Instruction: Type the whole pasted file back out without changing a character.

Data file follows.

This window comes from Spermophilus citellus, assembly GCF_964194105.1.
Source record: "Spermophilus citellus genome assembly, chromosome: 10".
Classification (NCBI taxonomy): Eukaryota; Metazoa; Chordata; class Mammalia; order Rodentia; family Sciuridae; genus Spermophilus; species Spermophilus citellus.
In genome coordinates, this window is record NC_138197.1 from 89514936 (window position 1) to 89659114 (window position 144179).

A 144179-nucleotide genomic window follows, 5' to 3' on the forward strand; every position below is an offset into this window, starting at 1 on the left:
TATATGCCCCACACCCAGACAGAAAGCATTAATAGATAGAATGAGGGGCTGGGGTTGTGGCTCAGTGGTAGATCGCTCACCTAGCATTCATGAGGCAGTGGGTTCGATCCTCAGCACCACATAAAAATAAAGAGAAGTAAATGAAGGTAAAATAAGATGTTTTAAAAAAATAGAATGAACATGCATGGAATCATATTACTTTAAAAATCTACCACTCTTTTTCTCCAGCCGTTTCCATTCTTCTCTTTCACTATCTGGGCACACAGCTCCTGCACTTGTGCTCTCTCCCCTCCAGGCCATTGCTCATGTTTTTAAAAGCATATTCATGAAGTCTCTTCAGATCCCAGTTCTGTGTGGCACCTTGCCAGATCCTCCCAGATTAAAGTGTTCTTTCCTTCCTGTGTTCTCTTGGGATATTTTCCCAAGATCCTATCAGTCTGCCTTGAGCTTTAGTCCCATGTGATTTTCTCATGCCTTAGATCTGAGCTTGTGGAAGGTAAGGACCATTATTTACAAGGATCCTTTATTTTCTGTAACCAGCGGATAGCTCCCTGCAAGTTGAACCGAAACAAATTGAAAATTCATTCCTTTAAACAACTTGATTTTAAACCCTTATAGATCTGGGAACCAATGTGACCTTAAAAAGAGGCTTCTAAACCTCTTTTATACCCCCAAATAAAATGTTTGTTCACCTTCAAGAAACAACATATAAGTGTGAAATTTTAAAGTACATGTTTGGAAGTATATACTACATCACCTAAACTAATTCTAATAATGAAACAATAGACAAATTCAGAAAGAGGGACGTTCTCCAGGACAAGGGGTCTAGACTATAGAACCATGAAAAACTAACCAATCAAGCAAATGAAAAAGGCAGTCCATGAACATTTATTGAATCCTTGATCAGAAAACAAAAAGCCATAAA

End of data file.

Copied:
This window comes from Spermophilus citellus, assembly GCF_964194105.1.
Source record: "Spermophilus citellus genome assembly, chromosome: 10".
Classification (NCBI taxonomy): Eukaryota; Metazoa; Chordata; class Mammalia; order Rodentia; family Sciuridae; genus Spermophilus; species Spermophilus citellus.
In genome coordinates, this window is record NC_138197.1 from 89514936 (window position 1) to 89659114 (window position 144179).

A 144179-nucleotide genomic window follows, 5' to 3' on the forward strand; every position below is an offset into this window, starting at 1 on the left:
TATATGCCCCACACCCAGACAGAAAGCATTAATAGATAGAATGAGGGGCTGGGGTTGTGGCTCAGTGGTAGATCGCTCACCTAGCATTCATGAGGCAGTGGGTTCGATCCTCAGCACCACATAAAAATAAAGAGAAGTAAATGAAGGTAAAATAAGATGTTTTAAAAAAATAGAATGAACATGCATGGAATCATATTACTTTAAAAATCTACCACTCTTTTTCTCCAGCCGTTTCCATTCTTCTCTTTCACTATCTGGGCACACAGCTCCTGCACTTGTGCTCTCTCCCCTCCAGGCCATTGCTCATGTTTTTAAAAGCATATTCATGAAGTCTCTTCAGATCCCAGTTCTGTGTGGCACCTTGCCAGATCCTCCCAGATTAAAGTGTTCTTTCCTTCCTGTGTTCTCTTGGGATATTTTCCCAAGATCCTATCAGTCTGCCTTGAGCTTTAGTCCCATGTGATTTTCTCATGCCTTAGATCTGAGCTTGTGGAAGGTAAGGACCATTATTTACAAGGATCCTTTATTTTCTGTAACCAGCGGATAGCTCCCTGCAAGTTGAACCGAAACAAATTGAAAATTCATTCCTTTAAACAACTTGATTTTAAACCCTTATAGATCTGGGAACCAATGTGACCTTAAAAAGAGGCTTCTAAACCTCTTTTATACCCCCAAATAAAATGTTTGTTCACCTTCAAGAAACAACATATAAGTGTGAAATTTTAAAGTACATGTTTGGAAGTATATACTACATCACCTAAACTAATTCTAATAATGAAACAATAGACAAATTCAGAAAGAGGGACGTTCTCCAGGACAAGGGGTCTAGACTATAGAACCATGAAAAACTAACCAATCAAGCAAATGAAAAAGGCAGTCCATGAACATTTATTGAATCCTTGATCAGAAAACAAAAAGCCATAAA